Discussions about State ownership has been a feature of this general election campaign. As a Liberal Democrat (Candidate in Castle Point in Essex including the Canvey Island) I prefer J S Mill’s approach as espoused in his treatise ‘On Liberty’. Writing about the role of the state and education, Mill concluded that generally, it is not the role of the State to educate its citizens, but to see that they are educated. Not a view of liberty that is accepted by Jeremy Corbyn and Momentum.
However, even Tory governments are not afraid of a spot of nationalisation when it suits them. And here I must declare another interest, for the remainder of this blog is about teacher recruitment, and I am both the chair and the largest shareholder in TeachVac, the free on-line job board for teachers and schools.
Over the past year, the DfE has been developing its national vacancy site for those in schools; teachers and non-teachers alike. The genesis was a NAO Report followed closely by a Select Committee report and a Public Accounts Committee session that all highlighted how little the DfE know of the labour market for teachers in real-time. At the same time head teachers were complaining about the cost of advertising vacancies, one reason for the creation of TeachVac and its free service to schools and teachers.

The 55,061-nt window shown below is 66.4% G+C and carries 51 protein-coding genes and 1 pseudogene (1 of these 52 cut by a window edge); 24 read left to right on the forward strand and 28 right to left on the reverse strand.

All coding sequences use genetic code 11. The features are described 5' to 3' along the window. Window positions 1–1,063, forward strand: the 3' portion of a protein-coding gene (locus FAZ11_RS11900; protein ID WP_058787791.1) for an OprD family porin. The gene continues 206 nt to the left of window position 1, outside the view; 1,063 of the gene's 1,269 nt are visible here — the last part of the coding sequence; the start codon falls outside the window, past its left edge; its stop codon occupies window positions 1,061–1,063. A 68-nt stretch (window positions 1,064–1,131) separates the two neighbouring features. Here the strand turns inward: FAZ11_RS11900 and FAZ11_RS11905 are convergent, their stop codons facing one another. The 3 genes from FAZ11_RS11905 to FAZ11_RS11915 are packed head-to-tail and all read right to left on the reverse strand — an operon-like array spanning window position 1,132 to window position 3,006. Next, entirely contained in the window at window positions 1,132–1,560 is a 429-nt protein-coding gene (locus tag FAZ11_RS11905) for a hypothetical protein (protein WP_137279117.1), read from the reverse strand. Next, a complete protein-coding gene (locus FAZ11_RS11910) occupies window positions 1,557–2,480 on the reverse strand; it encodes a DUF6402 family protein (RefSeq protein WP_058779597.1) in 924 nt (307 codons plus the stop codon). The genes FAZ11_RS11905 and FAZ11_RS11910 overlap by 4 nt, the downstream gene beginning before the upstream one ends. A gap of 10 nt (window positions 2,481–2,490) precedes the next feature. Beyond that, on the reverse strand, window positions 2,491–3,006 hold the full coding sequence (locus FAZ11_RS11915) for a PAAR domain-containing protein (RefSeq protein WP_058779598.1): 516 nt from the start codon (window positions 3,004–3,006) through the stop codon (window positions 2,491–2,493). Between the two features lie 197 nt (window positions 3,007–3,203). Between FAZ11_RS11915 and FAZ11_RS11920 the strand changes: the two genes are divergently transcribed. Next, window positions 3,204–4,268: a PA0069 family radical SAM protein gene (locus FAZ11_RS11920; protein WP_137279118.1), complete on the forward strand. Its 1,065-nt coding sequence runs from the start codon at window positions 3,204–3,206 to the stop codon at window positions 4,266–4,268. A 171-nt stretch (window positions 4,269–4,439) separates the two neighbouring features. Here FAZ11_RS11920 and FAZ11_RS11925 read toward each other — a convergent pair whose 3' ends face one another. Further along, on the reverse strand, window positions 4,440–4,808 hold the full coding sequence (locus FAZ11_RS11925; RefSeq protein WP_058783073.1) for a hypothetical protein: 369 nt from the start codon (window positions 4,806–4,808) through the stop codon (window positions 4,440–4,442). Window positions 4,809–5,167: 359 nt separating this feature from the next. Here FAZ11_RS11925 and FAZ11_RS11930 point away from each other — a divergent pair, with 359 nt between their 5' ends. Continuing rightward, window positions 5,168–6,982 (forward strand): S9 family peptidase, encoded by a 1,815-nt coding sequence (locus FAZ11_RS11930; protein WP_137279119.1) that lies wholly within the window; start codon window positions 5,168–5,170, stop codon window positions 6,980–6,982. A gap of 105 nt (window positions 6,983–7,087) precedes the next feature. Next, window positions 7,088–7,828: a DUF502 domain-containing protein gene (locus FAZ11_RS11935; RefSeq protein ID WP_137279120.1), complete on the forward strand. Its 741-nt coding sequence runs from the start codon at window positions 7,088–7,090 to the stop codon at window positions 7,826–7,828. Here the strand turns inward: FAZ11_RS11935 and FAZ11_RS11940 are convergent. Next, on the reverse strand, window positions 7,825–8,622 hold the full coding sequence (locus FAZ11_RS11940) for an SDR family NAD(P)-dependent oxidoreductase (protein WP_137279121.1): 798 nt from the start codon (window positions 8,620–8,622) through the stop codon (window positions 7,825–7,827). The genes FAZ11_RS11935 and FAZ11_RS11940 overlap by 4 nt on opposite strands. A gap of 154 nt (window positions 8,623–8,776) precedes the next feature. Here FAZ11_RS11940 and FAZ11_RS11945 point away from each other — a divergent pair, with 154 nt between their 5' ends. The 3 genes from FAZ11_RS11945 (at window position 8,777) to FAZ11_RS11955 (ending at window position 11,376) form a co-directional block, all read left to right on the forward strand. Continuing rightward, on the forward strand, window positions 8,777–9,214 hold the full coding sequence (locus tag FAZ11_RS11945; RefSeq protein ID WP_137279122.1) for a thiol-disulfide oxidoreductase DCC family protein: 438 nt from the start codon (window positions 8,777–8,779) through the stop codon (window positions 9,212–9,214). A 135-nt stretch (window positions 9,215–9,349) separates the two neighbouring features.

The DfE could have created a portal to existing sites for teacher vacancies that would have cost little by way of public money. Instead, Ministers sanctioned a full frontal attack on the private sector with a government funded site where state-funded schools could place vacancies for free, with only the cost of training their staff to use the site being borne by the school. Fine, if it works and is value for money.
So how is the DfE doing with this use of public money? Taking a day in late November as a snapshot, it would seem not very well.
An analysis across the core platforms revealed the following numbers of vacancies for teaching posts being listed.
Of course, the DfE is hampered by not accepting vacancies from private schools, and that will always limit the attraction of the DfE site to teachers looking for vacancies in any type of school.
Apart from TeachVac, all other sites mix non-teaching vacancies up with teaching posts to some extent or other on their sites. This makes the numbers even more difficult to calculate. TeachVac only records teacher vacancies.
Then there is the question of how long vacancies are allowed to remain on a site. Best practice is to remove them the day after the closing date specified by the school in the advert. Some adverts don’t have a closing date these days, and TeachVac will generally ignore these as there is a question about whether there is a real current vacancy at the school or these are just attempts, quite legitimate, at talent banking for the future.
So, on this evidence the DfE is not using public money wisely. Might it, perhaps, be cheaper for the new government to buy a feed from either the TES or TeachVac than to continue to operate its own site.